My biggest project this year has been to scan, once and for all, hundreds of rolls of film negatives spanning the past 15 years of my life. More than 6500 pictures and 150GB of TIF files later, I am tantalisingly near the end (which will come when I figure out how to tag them all, but that's another story).
In the more immediate term, however, I have been considering how I might go about backing up such a massive amount of data, next to which my more conventional array of everyday files pales into insignificance. My short-term solution has been to copy the entire directory to an external drive, theory being that storing documents on two or three mechanical and therefore inherently unreliable devices is better than storing them on one.
With every vendor and his dog all talking about cloud computing these days, however, I have pondered more than once how I might benefit from this, which is apparently the next wave in computing. After all, the idea of getting a regular backup that's stored offsite, somewhere where it is looked after by people whose livelihoods depend on keeping my data alive, has a certain appeal to it.
But then I consider the results of projects like this — and my next one, which will involve transferring over 1TB of data from 100 videotapes before they crumble to the sands of time — and wonder whether cloud computing can really work as envisioned by Microsoft (which recently launched its Azure strategy), Google (which is all about the cloud), Amazon (whose S3 storage service provides virtually limitless storage) and nearly every other vendor, if the steady flow of press releases into my inbox is to be believed.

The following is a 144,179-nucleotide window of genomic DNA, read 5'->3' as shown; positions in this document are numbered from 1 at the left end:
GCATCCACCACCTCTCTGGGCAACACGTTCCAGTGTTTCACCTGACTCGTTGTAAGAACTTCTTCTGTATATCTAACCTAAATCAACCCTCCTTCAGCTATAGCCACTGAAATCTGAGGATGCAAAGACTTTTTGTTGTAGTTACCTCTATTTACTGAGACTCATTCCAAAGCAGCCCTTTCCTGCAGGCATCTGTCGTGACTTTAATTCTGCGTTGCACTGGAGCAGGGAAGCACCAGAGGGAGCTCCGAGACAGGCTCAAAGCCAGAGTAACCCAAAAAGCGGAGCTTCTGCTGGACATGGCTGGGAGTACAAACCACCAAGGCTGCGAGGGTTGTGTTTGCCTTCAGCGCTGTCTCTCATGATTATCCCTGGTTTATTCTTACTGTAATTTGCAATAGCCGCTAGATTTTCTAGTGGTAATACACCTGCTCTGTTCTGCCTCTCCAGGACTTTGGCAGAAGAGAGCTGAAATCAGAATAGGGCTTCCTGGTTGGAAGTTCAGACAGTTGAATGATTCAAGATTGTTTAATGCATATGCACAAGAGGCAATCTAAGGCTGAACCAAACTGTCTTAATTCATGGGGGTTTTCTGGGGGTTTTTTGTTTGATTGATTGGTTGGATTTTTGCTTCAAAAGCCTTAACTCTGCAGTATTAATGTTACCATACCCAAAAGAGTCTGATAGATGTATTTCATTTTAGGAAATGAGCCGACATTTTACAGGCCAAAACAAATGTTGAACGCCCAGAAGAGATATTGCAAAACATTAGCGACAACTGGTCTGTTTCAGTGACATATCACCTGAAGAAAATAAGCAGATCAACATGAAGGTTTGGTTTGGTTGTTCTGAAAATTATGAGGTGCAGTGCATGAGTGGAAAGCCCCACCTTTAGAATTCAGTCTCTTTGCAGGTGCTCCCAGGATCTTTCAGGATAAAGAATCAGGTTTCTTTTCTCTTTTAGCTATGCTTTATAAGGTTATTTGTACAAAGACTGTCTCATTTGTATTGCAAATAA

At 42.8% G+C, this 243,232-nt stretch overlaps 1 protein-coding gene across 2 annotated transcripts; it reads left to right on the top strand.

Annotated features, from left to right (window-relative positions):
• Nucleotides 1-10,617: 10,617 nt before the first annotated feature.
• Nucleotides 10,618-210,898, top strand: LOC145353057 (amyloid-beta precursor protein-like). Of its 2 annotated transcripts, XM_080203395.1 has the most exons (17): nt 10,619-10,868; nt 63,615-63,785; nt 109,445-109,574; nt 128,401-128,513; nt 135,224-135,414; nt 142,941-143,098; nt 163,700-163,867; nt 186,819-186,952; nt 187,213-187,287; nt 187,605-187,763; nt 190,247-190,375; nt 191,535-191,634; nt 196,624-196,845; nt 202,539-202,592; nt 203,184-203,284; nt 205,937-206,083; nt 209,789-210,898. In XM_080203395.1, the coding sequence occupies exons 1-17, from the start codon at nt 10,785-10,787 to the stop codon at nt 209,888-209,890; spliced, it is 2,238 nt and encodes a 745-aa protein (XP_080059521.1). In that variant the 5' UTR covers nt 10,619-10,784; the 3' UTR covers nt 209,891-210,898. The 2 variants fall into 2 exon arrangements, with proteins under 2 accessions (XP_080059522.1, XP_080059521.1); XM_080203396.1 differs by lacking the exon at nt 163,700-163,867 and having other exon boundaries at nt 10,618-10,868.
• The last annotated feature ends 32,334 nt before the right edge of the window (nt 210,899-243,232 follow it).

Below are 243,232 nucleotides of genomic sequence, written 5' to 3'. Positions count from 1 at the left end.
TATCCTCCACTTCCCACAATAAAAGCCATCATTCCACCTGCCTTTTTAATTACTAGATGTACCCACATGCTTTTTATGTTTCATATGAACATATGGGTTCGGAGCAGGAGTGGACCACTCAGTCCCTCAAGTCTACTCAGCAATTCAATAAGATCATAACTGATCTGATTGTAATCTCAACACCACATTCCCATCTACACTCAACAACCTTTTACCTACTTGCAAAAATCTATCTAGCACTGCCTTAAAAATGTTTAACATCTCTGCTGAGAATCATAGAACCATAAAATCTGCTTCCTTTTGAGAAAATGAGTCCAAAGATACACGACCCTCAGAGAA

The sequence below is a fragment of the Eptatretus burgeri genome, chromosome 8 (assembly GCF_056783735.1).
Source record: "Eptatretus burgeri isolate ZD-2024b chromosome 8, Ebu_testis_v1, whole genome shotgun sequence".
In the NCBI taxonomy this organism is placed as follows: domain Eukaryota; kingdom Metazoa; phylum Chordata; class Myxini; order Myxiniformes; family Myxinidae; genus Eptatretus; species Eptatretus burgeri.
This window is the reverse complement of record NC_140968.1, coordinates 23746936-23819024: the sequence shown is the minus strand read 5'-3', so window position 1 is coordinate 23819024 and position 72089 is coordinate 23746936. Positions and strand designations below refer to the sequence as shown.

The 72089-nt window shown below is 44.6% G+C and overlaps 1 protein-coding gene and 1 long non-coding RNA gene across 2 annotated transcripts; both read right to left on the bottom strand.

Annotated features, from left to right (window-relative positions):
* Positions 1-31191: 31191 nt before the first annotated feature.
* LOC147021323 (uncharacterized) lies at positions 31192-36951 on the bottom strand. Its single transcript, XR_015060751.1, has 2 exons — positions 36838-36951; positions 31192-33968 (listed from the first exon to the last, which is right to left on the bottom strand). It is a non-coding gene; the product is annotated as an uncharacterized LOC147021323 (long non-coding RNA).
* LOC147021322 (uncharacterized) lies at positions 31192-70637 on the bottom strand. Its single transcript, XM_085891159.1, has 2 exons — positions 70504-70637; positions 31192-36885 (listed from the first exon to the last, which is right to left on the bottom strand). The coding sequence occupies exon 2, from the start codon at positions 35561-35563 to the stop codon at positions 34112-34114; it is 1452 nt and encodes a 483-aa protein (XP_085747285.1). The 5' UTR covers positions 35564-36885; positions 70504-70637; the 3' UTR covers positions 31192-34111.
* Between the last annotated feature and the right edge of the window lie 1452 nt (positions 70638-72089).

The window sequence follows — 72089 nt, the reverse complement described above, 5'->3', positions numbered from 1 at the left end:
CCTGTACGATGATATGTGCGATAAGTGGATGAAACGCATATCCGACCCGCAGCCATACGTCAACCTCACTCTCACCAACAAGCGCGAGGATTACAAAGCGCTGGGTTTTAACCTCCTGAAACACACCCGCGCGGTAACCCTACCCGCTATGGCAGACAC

Consumer-focused backup services like Mozy, which automatically stores your documents in a cloud that happens to run on parent company EMC's massive storage arrays, are established and running well. But when I chatted with EMC product marketing manager Shane Moore recently about the company's Atmos cloud offering, I had another objective: to figure out how my nightmarishly large collection of photos, which I suspect isn't without precedent in the greater world out there, might be reconciled with the reality of cloud computing — and the woe that is Australian broadband.
With just 10GB of peak bandwidth per month, a full, real-time backup to the cloud would take up 15 months' worth of bandwidth at an equivalent cost of around $750 — and that's just hypothetically speaking, since speed limiting after the 10GB limit would stretch the timeframe out to years.
Obviously, this won't work. So I asked Moore how companies like EMC can throw their hats into the cloud computing ring when the model's viability depends on basically ignoring the fiscal realities of today's broadband (or, perhaps, on just taking fewer pictures than I do).
He conceded that the amount of data was not insignificant, pointing out that Mozy lets subscribers mail in a USB drive (a $150 expenditure in my case by the time shipping is factored in), where they'll copy the data and set up an account. Subsequent incremental backups will be dealt with by the Mozy software, keeping me up to date all the time.